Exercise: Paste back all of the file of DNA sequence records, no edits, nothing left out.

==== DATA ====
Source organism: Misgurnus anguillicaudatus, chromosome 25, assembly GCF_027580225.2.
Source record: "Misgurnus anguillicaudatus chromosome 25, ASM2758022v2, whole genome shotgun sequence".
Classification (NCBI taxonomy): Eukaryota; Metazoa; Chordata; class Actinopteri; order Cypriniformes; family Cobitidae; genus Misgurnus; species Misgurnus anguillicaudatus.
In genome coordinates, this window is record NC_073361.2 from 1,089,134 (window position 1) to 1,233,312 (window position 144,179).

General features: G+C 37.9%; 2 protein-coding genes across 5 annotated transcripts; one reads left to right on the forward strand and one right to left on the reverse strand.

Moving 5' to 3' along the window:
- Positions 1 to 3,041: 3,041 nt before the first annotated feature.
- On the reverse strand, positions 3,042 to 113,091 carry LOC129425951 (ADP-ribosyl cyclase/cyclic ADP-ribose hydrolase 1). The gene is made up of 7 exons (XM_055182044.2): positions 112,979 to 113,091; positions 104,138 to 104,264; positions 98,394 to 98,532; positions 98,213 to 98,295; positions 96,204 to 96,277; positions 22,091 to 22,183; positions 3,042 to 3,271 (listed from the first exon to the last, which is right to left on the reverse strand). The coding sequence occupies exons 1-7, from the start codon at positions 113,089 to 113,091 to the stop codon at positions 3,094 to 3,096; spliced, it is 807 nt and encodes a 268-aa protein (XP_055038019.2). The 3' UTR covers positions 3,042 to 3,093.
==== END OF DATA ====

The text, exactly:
Source organism: Misgurnus anguillicaudatus, chromosome 25, assembly GCF_027580225.2.
Source record: "Misgurnus anguillicaudatus chromosome 25, ASM2758022v2, whole genome shotgun sequence".
Classification (NCBI taxonomy): Eukaryota; Metazoa; Chordata; class Actinopteri; order Cypriniformes; family Cobitidae; genus Misgurnus; species Misgurnus anguillicaudatus.
In genome coordinates, this window is record NC_073361.2 from 1,089,134 (window position 1) to 1,233,312 (window position 144,179).

General features: G+C 37.9%; 2 protein-coding genes across 5 annotated transcripts; one reads left to right on the forward strand and one right to left on the reverse strand.

Moving 5' to 3' along the window:
- Positions 1 to 3,041: 3,041 nt before the first annotated feature.
- On the reverse strand, positions 3,042 to 113,091 carry LOC129425951 (ADP-ribosyl cyclase/cyclic ADP-ribose hydrolase 1). The gene is made up of 7 exons (XM_055182044.2): positions 112,979 to 113,091; positions 104,138 to 104,264; positions 98,394 to 98,532; positions 98,213 to 98,295; positions 96,204 to 96,277; positions 22,091 to 22,183; positions 3,042 to 3,271 (listed from the first exon to the last, which is right to left on the reverse strand). The coding sequence occupies exons 1-7, from the start codon at positions 113,089 to 113,091 to the stop codon at positions 3,094 to 3,096; spliced, it is 807 nt and encodes a 268-aa protein (XP_055038019.2). The 3' UTR covers positions 3,042 to 3,093.